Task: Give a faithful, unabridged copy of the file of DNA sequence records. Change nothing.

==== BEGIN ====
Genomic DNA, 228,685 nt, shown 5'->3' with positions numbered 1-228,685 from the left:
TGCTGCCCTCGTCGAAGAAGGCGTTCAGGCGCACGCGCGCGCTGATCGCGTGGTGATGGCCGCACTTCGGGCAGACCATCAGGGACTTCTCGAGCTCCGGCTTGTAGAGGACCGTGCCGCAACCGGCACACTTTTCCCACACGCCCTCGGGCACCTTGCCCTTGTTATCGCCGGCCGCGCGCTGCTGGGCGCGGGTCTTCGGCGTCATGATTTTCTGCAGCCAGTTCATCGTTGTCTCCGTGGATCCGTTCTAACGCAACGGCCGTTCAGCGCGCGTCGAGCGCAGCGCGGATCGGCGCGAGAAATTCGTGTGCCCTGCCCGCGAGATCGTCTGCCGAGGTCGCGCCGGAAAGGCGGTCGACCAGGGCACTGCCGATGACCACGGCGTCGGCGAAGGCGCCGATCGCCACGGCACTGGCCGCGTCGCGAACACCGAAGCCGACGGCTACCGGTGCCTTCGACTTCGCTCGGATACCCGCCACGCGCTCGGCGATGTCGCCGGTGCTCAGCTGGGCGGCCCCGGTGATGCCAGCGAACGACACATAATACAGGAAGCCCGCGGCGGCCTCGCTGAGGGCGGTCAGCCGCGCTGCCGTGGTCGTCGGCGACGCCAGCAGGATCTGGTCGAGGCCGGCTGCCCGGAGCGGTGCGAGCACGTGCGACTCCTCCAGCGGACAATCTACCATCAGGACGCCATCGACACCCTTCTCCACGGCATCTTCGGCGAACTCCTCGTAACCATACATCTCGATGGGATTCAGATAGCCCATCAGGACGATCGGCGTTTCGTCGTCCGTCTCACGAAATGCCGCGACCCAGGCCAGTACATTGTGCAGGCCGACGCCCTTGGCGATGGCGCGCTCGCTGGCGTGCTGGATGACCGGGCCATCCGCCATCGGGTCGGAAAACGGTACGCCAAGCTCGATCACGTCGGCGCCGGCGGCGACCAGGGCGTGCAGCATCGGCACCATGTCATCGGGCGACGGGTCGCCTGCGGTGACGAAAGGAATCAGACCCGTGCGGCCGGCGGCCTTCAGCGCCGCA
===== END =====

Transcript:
Genomic DNA, 228,685 nt, shown 5'->3' with positions numbered 1-228,685 from the left:
TGCTGCCCTCGTCGAAGAAGGCGTTCAGGCGCACGCGCGCGCTGATCGCGTGGTGATGGCCGCACTTCGGGCAGACCATCAGGGACTTCTCGAGCTCCGGCTTGTAGAGGACCGTGCCGCAACCGGCACACTTTTCCCACACGCCCTCGGGCACCTTGCCCTTGTTATCGCCGGCCGCGCGCTGCTGGGCGCGGGTCTTCGGCGTCATGATTTTCTGCAGCCAGTTCATCGTTGTCTCCGTGGATCCGTTCTAACGCAACGGCCGTTCAGCGCGCGTCGAGCGCAGCGCGGATCGGCGCGAGAAATTCGTGTGCCCTGCCCGCGAGATCGTCTGCCGAGGTCGCGCCGGAAAGGCGGTCGACCAGGGCACTGCCGATGACCACGGCGTCGGCGAAGGCGCCGATCGCCACGGCACTGGCCGCGTCGCGAACACCGAAGCCGACGGCTACCGGTGCCTTCGACTTCGCTCGGATACCCGCCACGCGCTCGGCGATGTCGCCGGTGCTCAGCTGGGCGGCCCCGGTGATGCCAGCGAACGACACATAATACAGGAAGCCCGCGGCGGCCTCGCTGAGGGCGGTCAGCCGCGCTGCCGTGGTCGTCGGCGACGCCAGCAGGATCTGGTCGAGGCCGGCTGCCCGGAGCGGTGCGAGCACGTGCGACTCCTCCAGCGGACAATCTACCATCAGGACGCCATCGACACCCTTCTCCACGGCATCTTCGGCGAACTCCTCGTAACCATACATCTCGATGGGATTCAGATAGCCCATCAGGACGATCGGCGTTTCGTCGTCCGTCTCACGAAATGCCGCGACCCAGGCCAGTACATTGTGCAGGCCGACGCCCTTGGCGATGGCGCGCTCGCTGGCGTGCTGGATGACCGGGCCATCCGCCATCGGGTCGGAAAACGGTACGCCAAGCTCGATCACGTCGGCGCCGGCGGCGACCAGGGCGTGCAGCATCGGCACCATGTCATCGGGCGACGGGTCGCCTGCGGTGACGAAAGGAATCAGACCCGTGCGGCCGGCGGCCTTCAGCGCCGCA